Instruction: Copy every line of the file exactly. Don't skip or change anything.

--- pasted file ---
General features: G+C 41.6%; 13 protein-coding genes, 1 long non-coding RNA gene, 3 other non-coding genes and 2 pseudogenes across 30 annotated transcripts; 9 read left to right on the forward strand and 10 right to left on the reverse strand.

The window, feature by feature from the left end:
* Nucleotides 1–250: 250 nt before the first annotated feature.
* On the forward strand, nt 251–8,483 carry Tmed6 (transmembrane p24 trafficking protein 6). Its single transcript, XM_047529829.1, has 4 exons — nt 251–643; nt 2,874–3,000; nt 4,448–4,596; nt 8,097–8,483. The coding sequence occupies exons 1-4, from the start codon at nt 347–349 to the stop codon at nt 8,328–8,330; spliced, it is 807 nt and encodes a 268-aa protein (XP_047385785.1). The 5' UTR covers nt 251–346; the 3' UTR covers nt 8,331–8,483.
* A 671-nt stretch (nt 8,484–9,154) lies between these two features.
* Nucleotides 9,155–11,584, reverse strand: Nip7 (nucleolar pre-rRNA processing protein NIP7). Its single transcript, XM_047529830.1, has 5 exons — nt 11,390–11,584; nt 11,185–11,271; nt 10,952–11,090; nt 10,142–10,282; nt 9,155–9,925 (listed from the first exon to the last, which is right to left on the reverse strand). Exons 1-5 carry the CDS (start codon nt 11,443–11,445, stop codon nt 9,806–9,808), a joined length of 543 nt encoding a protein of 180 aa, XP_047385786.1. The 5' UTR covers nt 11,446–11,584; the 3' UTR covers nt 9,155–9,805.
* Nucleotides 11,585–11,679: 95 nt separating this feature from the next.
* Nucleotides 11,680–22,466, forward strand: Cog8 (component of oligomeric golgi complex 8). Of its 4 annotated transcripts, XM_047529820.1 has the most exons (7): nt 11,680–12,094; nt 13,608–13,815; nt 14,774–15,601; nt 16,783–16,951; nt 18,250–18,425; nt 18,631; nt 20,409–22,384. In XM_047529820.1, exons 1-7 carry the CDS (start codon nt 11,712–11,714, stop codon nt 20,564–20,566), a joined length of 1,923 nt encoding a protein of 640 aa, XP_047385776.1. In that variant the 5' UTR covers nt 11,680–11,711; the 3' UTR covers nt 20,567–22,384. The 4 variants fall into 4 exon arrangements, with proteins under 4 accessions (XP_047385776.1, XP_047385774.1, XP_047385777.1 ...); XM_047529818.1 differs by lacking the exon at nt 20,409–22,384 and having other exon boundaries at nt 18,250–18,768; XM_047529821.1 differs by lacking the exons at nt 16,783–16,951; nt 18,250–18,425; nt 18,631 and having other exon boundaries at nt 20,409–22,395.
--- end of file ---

General features: G+C 41.6%; 13 protein-coding genes, 1 long non-coding RNA gene, 3 other non-coding genes and 2 pseudogenes across 30 annotated transcripts; 9 read left to right on the forward strand and 10 right to left on the reverse strand.

The window, feature by feature from the left end:
* Nucleotides 1–250: 250 nt before the first annotated feature.
* On the forward strand, nt 251–8,483 carry Tmed6 (transmembrane p24 trafficking protein 6). Its single transcript, XM_047529829.1, has 4 exons — nt 251–643; nt 2,874–3,000; nt 4,448–4,596; nt 8,097–8,483. The coding sequence occupies exons 1-4, from the start codon at nt 347–349 to the stop codon at nt 8,328–8,330; spliced, it is 807 nt and encodes a 268-aa protein (XP_047385785.1). The 5' UTR covers nt 251–346; the 3' UTR covers nt 8,331–8,483.
* A 671-nt stretch (nt 8,484–9,154) lies between these two features.
* Nucleotides 9,155–11,584, reverse strand: Nip7 (nucleolar pre-rRNA processing protein NIP7). Its single transcript, XM_047529830.1, has 5 exons — nt 11,390–11,584; nt 11,185–11,271; nt 10,952–11,090; nt 10,142–10,282; nt 9,155–9,925 (listed from the first exon to the last, which is right to left on the reverse strand). Exons 1-5 carry the CDS (start codon nt 11,443–11,445, stop codon nt 9,806–9,808), a joined length of 543 nt encoding a protein of 180 aa, XP_047385786.1. The 5' UTR covers nt 11,446–11,584; the 3' UTR covers nt 9,155–9,805.
* Nucleotides 11,585–11,679: 95 nt separating this feature from the next.
* Nucleotides 11,680–22,466, forward strand: Cog8 (component of oligomeric golgi complex 8). Of its 4 annotated transcripts, XM_047529820.1 has the most exons (7): nt 11,680–12,094; nt 13,608–13,815; nt 14,774–15,601; nt 16,783–16,951; nt 18,250–18,425; nt 18,631; nt 20,409–22,384. In XM_047529820.1, exons 1-7 carry the CDS (start codon nt 11,712–11,714, stop codon nt 20,564–20,566), a joined length of 1,923 nt encoding a protein of 640 aa, XP_047385776.1. In that variant the 5' UTR covers nt 11,680–11,711; the 3' UTR covers nt 20,567–22,384. The 4 variants fall into 4 exon arrangements, with proteins under 4 accessions (XP_047385776.1, XP_047385774.1, XP_047385777.1 ...); XM_047529818.1 differs by lacking the exon at nt 20,409–22,384 and having other exon boundaries at nt 18,250–18,768; XM_047529821.1 differs by lacking the exons at nt 16,783–16,951; nt 18,250–18,425; nt 18,631 and having other exon boundaries at nt 20,409–22,395.